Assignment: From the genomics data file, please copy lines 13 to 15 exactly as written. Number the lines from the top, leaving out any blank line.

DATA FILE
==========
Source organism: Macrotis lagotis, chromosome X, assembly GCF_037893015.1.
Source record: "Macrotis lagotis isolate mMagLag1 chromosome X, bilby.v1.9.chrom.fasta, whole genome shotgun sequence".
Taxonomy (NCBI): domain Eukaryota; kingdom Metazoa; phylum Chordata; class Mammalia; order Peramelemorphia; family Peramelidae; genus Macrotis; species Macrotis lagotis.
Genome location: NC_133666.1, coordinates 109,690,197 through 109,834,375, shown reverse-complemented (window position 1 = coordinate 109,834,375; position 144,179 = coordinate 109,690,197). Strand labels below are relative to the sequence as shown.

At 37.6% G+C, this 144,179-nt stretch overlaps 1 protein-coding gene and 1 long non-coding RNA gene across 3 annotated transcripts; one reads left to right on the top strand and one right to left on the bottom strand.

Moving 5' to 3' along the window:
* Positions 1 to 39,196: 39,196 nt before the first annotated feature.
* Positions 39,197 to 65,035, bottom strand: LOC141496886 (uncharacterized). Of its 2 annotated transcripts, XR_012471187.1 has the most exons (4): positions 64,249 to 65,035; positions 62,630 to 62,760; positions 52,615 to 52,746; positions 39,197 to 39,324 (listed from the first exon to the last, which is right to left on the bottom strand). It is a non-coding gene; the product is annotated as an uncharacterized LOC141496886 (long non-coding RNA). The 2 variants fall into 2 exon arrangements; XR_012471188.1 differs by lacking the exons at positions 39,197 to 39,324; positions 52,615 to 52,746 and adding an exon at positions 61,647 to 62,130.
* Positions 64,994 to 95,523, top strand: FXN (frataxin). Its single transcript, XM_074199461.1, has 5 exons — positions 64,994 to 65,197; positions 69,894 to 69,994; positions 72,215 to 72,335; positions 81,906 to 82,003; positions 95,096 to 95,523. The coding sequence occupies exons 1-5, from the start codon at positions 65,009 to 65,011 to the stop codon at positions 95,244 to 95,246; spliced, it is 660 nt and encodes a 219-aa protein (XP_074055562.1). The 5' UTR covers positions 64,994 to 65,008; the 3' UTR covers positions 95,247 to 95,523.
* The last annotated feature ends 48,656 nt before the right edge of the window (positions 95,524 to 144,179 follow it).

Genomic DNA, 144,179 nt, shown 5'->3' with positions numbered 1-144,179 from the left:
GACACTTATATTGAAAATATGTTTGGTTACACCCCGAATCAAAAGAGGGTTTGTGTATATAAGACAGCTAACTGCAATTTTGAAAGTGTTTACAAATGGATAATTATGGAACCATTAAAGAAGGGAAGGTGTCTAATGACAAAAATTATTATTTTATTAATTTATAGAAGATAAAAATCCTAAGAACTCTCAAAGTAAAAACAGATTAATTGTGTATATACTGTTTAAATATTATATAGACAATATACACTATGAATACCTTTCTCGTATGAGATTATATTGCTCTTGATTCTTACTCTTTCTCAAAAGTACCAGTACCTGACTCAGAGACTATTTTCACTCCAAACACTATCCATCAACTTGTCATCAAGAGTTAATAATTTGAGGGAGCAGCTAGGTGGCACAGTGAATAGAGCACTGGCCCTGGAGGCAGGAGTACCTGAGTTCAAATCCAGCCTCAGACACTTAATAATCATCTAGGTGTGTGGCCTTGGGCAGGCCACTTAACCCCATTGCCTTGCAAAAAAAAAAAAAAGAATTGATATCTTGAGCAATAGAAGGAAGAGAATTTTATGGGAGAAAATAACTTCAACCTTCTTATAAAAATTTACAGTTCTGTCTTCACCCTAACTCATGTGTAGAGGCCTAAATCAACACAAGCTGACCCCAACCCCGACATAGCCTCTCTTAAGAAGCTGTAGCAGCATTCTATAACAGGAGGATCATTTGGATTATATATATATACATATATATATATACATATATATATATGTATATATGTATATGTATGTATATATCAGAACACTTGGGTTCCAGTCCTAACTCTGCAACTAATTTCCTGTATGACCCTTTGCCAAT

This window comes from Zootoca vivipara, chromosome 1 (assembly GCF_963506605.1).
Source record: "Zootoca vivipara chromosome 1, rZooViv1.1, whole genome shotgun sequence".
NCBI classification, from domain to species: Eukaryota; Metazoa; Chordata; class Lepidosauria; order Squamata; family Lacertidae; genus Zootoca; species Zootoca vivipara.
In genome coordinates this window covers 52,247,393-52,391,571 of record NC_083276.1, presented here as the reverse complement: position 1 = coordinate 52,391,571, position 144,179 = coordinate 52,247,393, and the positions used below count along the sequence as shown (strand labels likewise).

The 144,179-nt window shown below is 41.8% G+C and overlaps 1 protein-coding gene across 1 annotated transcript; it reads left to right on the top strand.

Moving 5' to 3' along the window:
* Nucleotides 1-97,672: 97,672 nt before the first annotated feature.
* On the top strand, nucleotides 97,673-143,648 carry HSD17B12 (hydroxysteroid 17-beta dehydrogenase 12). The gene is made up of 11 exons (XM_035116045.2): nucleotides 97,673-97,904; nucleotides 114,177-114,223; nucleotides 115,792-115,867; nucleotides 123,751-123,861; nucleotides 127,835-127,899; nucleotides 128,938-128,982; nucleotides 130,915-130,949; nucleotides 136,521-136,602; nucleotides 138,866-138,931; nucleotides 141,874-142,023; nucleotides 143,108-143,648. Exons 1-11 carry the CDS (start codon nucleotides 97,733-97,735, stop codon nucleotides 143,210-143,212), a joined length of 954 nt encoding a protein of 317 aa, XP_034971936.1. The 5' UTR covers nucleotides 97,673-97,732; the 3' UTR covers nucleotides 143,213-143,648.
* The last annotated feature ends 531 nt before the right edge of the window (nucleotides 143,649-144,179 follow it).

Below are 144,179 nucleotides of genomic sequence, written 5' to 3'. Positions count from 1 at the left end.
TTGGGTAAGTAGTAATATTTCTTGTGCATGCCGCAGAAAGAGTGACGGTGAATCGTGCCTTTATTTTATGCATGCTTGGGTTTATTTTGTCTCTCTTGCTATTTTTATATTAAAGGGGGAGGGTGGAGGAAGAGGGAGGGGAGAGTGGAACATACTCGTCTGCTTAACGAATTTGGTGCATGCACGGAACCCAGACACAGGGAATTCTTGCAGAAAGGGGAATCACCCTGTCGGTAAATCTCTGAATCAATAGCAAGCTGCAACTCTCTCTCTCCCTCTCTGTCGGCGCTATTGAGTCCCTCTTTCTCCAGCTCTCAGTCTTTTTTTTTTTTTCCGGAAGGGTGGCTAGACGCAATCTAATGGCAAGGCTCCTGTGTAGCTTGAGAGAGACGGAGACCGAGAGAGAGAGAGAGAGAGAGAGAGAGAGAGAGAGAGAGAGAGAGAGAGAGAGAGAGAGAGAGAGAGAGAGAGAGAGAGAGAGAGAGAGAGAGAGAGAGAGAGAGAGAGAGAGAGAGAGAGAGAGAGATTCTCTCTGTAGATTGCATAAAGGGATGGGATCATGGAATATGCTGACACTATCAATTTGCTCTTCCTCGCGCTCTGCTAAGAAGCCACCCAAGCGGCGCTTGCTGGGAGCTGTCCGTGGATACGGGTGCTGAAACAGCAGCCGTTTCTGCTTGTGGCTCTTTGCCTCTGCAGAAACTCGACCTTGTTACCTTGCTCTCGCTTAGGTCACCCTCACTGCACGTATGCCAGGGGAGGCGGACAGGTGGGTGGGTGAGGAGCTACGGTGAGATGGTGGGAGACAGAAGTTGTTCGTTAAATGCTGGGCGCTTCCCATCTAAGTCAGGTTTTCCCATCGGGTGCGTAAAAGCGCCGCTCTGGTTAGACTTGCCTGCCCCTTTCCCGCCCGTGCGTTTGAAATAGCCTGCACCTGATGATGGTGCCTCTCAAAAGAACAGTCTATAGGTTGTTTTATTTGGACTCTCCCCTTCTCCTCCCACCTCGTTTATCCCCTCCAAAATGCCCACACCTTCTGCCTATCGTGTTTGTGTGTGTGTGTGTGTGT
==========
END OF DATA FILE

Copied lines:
This window comes from Zootoca vivipara, chromosome 1 (assembly GCF_963506605.1).
Source record: "Zootoca vivipara chromosome 1, rZooViv1.1, whole genome shotgun sequence".
NCBI classification, from domain to species: Eukaryota; Metazoa; Chordata; class Lepidosauria; order Squamata; family Lacertidae; genus Zootoca; species Zootoca vivipara.